Hokkaido was once called 'Ezo' but took the name of 'Hokkaido,' or 'The North Sea Road.' Pioneer settlers came from the mainland of Honshu at the end of the 19th Century, for a new beginning,
seeking their fortunes. There's was a journey across the ocean. For two of our clients, theirs was a journey to the ocean.
Robert and Karenina were clients from Switzerland with us for ten ski days. Their last day would be touring half of the Annupuri Range with guide Stephane to Iwanai which is a small fishing town
on the west coast of Hokkaido.
Robert had been under the weather with flu like symptoms, and when we went to pick him up he was masked like many Japanese when they are sick. It wasn't a good sign, and despite having difficulty
sleeping the previous few nights, he was stoic enough to undertake the traverse.
Our mission for the day was a lot easier, and that was simply to transfer their luggage to their destination. They would be spending their last night in a traditional Japanese hot spring ryokan
that overlooks the ocean.
Not wanting to waste the opportunity for some good turns in a stunning location ourselves, we started ascending from the ocean side from midday. The previous day had been one of the deepest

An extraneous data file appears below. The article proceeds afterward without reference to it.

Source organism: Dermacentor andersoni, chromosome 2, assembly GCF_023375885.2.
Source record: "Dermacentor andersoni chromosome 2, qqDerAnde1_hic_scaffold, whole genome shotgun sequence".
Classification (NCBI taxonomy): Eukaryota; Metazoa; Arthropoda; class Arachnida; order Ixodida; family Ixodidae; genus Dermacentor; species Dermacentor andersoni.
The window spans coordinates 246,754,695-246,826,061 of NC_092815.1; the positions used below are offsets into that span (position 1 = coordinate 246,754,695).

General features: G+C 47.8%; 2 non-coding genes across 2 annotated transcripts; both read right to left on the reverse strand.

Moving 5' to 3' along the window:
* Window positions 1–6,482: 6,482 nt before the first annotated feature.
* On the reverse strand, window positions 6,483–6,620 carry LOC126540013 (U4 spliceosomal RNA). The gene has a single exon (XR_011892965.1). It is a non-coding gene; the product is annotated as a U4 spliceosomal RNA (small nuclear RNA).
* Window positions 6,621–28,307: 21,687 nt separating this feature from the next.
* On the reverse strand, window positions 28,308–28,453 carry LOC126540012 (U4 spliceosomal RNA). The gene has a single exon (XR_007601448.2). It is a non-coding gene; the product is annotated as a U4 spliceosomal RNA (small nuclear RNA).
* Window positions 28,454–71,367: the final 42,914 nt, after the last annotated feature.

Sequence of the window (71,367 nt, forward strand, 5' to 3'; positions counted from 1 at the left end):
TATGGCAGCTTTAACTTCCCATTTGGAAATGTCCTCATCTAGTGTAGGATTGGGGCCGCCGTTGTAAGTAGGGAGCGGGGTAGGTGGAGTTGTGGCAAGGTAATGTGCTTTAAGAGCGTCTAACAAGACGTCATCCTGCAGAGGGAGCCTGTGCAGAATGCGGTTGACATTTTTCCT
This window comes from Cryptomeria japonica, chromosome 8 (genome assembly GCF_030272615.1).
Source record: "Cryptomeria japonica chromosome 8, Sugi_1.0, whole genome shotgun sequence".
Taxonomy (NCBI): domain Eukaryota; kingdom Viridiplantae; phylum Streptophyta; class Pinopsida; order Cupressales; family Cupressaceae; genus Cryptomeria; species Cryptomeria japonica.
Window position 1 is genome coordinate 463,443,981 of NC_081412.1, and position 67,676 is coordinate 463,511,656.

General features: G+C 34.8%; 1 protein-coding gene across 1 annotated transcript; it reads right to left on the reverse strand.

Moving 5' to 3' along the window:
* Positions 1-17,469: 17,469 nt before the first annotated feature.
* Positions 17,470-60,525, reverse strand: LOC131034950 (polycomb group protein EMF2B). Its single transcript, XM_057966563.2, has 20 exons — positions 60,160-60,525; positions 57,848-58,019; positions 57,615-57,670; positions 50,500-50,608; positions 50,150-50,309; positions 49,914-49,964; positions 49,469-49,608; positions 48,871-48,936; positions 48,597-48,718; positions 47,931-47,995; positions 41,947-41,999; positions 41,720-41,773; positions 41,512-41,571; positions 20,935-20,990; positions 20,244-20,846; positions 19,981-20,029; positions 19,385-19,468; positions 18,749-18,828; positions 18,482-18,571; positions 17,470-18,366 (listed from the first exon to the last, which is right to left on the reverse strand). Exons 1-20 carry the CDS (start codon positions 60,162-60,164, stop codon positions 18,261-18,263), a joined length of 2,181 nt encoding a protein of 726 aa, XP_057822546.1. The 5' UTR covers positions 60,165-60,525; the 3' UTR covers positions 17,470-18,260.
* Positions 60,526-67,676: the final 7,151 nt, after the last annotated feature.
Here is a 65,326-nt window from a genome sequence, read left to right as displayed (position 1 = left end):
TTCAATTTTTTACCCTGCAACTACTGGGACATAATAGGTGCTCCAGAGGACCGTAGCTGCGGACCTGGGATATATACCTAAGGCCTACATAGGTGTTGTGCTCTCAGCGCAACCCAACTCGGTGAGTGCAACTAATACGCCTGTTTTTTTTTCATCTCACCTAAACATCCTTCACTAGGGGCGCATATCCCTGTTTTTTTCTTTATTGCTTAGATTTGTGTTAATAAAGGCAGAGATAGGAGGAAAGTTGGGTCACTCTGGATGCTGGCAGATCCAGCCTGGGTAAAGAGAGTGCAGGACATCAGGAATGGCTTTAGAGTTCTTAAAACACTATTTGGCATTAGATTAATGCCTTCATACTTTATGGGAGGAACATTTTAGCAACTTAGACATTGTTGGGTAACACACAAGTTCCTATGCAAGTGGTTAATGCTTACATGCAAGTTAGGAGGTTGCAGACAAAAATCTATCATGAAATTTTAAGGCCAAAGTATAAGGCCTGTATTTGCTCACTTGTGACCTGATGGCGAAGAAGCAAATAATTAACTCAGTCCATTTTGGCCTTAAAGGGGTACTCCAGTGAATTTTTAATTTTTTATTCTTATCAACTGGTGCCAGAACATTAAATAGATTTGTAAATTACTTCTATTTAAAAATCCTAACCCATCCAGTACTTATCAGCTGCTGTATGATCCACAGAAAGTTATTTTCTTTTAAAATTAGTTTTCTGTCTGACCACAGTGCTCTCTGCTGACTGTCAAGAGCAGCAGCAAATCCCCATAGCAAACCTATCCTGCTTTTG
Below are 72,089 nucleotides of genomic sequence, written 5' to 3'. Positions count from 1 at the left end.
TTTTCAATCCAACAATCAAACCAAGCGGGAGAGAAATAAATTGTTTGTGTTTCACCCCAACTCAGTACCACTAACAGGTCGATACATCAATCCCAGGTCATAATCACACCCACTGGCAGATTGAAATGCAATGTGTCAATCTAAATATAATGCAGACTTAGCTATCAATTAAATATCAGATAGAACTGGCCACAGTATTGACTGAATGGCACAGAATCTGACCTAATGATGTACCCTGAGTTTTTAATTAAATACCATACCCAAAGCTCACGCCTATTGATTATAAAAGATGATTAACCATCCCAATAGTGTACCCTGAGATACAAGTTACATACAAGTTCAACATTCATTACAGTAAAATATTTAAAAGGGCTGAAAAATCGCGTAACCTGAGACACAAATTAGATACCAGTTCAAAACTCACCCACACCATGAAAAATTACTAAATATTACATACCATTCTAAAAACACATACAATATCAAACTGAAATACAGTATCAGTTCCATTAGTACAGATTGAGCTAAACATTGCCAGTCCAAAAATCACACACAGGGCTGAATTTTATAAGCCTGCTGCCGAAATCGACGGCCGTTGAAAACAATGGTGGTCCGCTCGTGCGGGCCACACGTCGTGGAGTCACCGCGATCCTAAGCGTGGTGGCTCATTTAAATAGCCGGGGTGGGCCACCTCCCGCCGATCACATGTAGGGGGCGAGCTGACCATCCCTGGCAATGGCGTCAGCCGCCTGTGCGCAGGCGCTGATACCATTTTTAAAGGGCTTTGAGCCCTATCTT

powder days of the season in Niseko and with a further 20cm overnight, and the sun shining, it was destined to be a very good day.
By the time we had ascended the summit, Robert, Karenina and Stephane were just on the other side of the ridge, readying for their descent. Stephane had apparently toiled on the leeward side
of the range in thigh deep powder before the travel became easier switching to the seaward side.
The north facing descent provided for some great turns. All the better with a hot spring waiting at the end of the day. It was a fitting finale for Robert and Karenina's ski trip to Hokkaido.